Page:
The beginner’s guide to djent in five essential albums

Album art by Meshuggah, Tesseract and Sleep Token
(Image credit: Nuclear Blast/Century Media/Spinefarm)

“But does it djent?” It’s a question that’s haunted a generation (djeneration?) of progressive metal bands. Ever since Meshuggah first stormed onto the scene in the mid-1990s with their polyrhythmic extremity and headbangable backbeats, the parameters for top-shelf tech-metal have changed. The sound of the Swedes’ dense, eight-string guitars coined the onomatopoeia “djent”, and countless bands have taken their influence in their wake.

Djent has now risen from the muse of bedroom cult projects to the sound of bona fide mainstream superstars. So, in celebration, Hammer’s compiled a short list to get you up to date. Here’s the history of djent in just five must-hear albums:

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Meshuggah – Nothing (2002)

You can’t detail the history of djent without mentioning Meshuggah. The tech-metal behemoth forged their unique sound in the lonely, snowy town of Umeå, with the isolation and weather affording them plenty of time in the rehearsal studio. However, it wasn’t until 2002’s Nothing that the band truly became one of a kind.

Nothing totally dropped the thrash hallmarks of Meshuggah’s ’90s material. Guitarists Fredrik Thordendal and Mårten Hagström upped their string count to eight, while drummer Tomas Haake placed a greater emphasis on groove than blistering pace, yet still retained his polyrhythmic technicality. In the annals of both Meshuggah and progressive metal, this masterpiece is a seminal text, redefining the works of both the band and their genre for years to come.

Periphery – Periphery (2010)

The djent movement post-Nothing was defined by two world-changing phenomena: Meshuggah themselves and the internet. Thanks to fledgling social media like MySpace, musicians suddenly didn’t need a live band to share their music, and there was a wave of Thordendal- and Hagström-inspired bedroom guitarists posting their material online. Among those players was Periphery’s Misha Mansoor, with his band eventually becoming one of the first online sensations to score a conventional record deal.

When Periphery released their debut album through Century Media in 2010, it – like Meshuggah before it – also had its own impact on the progressive scene. The mixture of the Americans’ immense three-guitar attack with the more melodic tones of frontman Spencer Sotelo popularised what’s now called “djentcore”: a micro-genre continued by the likes of Currents and Spiritbox.

Tesseract – One (2011)

On One, Tesseract offered a distinctly British take on the flourishing djent sound. Guitarist Acle Kahney had formed the band as a Milton Keynes bedroom project eight years prior, and over time his penchant for layering clean, Pink Floyd-esque lines on top of hulking seven-string riffs became a signature. (The band now affectionately call it ‘Milton cleans’.)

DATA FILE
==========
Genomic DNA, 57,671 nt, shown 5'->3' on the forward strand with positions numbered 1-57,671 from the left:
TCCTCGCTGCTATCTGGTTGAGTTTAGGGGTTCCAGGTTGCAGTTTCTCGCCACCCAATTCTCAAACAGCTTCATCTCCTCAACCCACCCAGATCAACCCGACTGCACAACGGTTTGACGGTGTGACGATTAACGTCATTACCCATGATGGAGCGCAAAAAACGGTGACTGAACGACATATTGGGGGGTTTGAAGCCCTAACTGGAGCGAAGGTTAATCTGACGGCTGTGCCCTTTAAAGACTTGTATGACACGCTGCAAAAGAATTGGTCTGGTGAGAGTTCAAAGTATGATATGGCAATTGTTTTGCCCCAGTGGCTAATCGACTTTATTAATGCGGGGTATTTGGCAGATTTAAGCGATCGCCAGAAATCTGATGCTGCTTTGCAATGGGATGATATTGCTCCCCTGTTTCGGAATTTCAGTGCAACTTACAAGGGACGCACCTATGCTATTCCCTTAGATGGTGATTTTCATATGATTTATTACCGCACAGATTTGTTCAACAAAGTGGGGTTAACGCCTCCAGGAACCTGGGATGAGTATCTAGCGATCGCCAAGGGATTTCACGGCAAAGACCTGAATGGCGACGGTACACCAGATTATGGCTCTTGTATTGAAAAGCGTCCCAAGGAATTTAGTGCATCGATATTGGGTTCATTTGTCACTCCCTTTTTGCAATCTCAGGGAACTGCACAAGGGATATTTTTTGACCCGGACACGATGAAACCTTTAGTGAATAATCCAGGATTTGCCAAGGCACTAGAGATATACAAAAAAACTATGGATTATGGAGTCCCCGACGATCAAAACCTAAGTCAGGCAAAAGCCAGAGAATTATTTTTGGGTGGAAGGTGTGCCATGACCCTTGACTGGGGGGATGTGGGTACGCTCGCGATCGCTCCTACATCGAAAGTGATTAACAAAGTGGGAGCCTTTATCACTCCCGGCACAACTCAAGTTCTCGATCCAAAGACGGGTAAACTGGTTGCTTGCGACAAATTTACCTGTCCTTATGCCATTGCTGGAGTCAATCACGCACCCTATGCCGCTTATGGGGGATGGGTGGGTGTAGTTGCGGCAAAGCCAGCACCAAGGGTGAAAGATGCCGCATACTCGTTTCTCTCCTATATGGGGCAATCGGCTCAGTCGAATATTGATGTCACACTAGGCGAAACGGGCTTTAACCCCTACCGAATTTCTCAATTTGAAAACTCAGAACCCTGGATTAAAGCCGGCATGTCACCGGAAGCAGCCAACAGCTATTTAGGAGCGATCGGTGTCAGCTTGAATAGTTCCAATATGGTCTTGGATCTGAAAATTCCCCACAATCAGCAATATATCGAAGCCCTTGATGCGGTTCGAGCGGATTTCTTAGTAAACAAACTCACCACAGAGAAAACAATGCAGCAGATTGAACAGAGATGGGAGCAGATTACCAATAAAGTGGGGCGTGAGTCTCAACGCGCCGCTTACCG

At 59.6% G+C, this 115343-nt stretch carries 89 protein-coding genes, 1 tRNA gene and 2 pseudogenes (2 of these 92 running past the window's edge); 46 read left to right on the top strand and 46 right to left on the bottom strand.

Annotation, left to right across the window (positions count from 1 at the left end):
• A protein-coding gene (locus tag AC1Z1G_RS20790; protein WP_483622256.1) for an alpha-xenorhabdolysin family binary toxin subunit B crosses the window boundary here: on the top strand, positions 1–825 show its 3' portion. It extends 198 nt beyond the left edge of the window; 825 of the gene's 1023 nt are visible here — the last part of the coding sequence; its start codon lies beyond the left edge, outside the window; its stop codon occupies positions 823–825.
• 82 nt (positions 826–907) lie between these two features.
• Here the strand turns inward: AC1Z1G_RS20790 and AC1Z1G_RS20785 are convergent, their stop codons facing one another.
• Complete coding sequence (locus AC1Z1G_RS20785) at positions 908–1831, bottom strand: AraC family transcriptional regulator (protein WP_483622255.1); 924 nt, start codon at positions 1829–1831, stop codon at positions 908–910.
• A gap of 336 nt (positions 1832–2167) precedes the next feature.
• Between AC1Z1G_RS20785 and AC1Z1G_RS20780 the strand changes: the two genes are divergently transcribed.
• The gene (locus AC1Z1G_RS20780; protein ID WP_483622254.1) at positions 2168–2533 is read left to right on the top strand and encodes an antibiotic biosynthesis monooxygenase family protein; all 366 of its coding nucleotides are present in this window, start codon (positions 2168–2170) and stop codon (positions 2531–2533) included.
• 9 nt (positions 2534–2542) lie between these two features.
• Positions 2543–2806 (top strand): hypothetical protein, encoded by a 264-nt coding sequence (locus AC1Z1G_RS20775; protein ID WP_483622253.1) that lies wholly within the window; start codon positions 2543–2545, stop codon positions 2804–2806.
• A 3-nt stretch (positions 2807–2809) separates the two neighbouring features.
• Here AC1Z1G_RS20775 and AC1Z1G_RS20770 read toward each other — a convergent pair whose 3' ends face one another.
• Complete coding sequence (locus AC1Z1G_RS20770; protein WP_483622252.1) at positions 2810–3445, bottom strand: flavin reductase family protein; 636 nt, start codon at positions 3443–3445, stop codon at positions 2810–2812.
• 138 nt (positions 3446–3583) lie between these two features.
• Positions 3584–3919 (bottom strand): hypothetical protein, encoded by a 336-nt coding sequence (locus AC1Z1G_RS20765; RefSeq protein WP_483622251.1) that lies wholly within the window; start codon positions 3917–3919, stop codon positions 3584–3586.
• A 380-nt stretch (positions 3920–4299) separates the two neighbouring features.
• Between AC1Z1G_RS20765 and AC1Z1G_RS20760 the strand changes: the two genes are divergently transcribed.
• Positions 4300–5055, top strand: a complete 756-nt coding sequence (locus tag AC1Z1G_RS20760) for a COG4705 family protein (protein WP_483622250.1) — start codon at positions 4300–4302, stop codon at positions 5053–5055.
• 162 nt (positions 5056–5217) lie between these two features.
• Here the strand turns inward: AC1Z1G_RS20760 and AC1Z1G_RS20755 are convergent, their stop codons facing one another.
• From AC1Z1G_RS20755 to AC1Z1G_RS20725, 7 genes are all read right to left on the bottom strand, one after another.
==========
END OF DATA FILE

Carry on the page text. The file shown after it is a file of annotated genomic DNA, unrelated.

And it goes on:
One then expanded that technique into an ambitious and classy prog giant. The six-song Concealing Fate suite demonstrated a bravery none of the band’s peers could claim, while singer Daniel Tompkins’ balancing of melodic and growled singing without caving into metalcore cliches made them both timely and fresh. More magnificent albums, especially 2013’s Altered State and 2023’s War Of Being, have since made Tesseract a measuring stick in UK prog.

Jinjer – King Of Everything (2016)

During the early 2010s, the progressive metal scene was suddenly saturated with bands trying to follow the lead of Periphery, Tesseract and Animals As Leaders. Then Jinjer emerged and showed all those wannabes how you really keep a pioneering sound fresh in its second wave.

The Ukrainians signed to Napalm for their second album, 2016’s King Of Everything, and the music instantly made the band a sensation. Their compositions were scorchingly heavy, yet also wildly thrashy in a way that hadn’t quite been heard since Meshuggah’s Destroy Erase Improve. Meanwhile, singer Tatiana Shmayluk became a new heavy metal icon, her bowel-quaking roars and beautiful, higher-pitched melodies sounding like the product of two different people. Single Pisces going as viral as it did only affirmed that Jinjer were breakout stars.

Sleep Token – Take Me Back To Eden (2023)

By the 2020s, the defining trait of djent – downtuned, chugging, seven- or eight-string guitars – had become less a genre signature than a technique worming its way into other styles. Case in point: Sleep Token. The UK masked metal cult are one of the hottest heavy bands going right now, and the djent approach to playing is a key component in their sound. Those brutally progressive riffs, however, are sublimely contrasted against lashings of melodic pop.

On Take Me Back To Eden, Sleep Token doubled down on their genre-smashing ways with some R&B and funk. Meanwhile, the romantic crooning of frontman Vessel shot the band into the supernova. TikTok got collectively frisky for single The Summoning in January, then that momentum steamrolled to the point that the band sold out a 10,000-capacity arena in 10 minutes.

Matt Mills
Contributing Editor, Metal Hammer

Louder’s resident Gojira obsessive was still at uni when he joined the team in 2017. Since then, Matt’s become a regular in Prog and Metal Hammer, at his happiest when interviewing the most forward-thinking artists heavy music can muster. He’s got bylines in The Guardian, The Telegraph, NME, Guitar and many others, too. When he’s not writing, you’ll probably find him skydiving, scuba diving or coasteering.